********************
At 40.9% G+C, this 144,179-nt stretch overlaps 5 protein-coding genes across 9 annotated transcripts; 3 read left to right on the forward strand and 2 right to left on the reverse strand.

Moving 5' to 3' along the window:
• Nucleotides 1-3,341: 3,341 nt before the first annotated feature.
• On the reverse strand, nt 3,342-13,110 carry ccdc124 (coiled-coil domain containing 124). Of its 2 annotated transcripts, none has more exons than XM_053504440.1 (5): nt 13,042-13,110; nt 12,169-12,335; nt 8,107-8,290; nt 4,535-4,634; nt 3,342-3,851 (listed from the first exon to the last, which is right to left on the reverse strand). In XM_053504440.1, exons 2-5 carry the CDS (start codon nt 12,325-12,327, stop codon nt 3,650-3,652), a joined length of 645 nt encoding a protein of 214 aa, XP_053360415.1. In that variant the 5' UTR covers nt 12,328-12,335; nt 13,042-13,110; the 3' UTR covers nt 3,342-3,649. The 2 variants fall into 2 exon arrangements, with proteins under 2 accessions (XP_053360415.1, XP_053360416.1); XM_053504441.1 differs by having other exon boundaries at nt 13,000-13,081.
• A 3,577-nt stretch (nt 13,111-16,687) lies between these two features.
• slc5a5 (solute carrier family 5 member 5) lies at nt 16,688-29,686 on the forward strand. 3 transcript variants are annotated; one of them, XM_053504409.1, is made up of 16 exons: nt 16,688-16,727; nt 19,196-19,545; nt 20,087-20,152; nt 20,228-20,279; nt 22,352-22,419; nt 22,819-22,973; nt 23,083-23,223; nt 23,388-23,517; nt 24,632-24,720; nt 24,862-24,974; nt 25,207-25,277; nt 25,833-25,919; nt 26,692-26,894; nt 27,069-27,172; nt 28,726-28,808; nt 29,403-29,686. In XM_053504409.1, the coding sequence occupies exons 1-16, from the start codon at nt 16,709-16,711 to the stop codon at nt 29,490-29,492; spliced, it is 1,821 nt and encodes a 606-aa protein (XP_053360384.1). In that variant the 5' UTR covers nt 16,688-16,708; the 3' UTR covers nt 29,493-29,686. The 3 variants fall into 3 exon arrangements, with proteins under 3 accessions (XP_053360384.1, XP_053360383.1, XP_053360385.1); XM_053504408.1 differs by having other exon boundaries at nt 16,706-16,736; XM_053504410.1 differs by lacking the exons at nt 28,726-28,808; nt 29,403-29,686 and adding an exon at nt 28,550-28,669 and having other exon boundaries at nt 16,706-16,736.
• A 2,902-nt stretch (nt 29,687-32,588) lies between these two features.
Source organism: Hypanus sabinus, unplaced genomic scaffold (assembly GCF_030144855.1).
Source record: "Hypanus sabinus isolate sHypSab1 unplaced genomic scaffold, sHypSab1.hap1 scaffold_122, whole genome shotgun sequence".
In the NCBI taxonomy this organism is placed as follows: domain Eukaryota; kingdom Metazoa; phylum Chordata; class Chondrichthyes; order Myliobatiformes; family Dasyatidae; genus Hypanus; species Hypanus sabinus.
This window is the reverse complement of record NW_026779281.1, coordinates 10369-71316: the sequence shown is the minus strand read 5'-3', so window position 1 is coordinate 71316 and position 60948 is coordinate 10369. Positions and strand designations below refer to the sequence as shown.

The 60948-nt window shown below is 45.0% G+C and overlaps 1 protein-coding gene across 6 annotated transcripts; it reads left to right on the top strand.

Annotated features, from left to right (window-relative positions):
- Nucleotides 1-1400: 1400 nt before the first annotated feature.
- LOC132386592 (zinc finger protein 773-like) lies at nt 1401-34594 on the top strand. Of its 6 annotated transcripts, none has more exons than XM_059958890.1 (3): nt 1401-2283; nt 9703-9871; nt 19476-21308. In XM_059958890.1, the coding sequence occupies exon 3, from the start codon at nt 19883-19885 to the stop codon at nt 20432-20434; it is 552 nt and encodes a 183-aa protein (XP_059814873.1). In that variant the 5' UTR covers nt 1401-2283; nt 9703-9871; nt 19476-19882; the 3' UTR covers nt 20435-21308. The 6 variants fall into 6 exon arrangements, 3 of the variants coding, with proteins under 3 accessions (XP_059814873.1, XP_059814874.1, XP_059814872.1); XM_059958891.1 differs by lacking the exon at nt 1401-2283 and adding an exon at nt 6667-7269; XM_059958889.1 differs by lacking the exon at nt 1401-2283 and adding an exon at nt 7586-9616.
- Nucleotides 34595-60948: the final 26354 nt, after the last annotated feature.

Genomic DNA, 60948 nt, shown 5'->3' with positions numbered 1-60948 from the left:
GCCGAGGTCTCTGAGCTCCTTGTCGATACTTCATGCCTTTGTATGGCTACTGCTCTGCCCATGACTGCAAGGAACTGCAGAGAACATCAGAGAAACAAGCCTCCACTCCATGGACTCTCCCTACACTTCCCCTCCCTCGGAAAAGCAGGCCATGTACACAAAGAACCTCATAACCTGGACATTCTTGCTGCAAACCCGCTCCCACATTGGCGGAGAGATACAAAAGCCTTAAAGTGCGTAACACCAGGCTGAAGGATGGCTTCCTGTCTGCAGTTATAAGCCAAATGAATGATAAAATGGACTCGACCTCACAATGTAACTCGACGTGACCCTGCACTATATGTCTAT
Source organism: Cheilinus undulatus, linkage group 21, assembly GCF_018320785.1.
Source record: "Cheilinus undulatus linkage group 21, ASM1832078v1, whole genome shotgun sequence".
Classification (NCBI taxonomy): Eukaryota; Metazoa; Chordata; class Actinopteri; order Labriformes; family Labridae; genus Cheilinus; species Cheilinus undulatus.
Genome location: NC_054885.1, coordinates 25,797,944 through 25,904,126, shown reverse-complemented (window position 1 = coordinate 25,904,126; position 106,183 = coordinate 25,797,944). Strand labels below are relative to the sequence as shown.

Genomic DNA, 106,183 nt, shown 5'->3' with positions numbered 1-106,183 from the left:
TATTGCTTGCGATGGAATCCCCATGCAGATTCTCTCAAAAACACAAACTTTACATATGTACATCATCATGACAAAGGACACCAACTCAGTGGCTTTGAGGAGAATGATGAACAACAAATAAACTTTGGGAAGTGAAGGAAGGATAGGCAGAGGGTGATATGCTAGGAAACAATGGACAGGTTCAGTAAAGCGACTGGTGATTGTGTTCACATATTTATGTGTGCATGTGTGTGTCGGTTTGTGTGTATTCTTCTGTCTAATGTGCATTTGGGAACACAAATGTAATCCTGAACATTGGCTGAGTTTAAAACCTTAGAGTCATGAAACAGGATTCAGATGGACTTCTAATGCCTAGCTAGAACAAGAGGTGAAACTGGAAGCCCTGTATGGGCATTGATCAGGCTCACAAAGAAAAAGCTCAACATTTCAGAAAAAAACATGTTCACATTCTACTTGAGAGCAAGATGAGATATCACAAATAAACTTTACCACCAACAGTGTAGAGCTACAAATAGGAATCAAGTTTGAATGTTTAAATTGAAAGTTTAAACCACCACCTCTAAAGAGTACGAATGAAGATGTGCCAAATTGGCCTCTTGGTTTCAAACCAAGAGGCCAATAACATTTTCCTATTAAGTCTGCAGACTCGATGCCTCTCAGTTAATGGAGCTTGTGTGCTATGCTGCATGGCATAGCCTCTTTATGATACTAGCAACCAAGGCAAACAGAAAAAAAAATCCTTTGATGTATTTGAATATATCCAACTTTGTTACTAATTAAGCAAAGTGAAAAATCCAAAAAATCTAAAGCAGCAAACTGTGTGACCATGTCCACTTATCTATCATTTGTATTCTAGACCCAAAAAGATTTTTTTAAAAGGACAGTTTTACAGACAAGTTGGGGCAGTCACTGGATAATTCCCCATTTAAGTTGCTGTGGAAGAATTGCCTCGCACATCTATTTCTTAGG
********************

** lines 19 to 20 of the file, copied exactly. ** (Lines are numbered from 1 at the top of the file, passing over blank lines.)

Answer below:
Source organism: Cheilinus undulatus, linkage group 21, assembly GCF_018320785.1.
Source record: "Cheilinus undulatus linkage group 21, ASM1832078v1, whole genome shotgun sequence".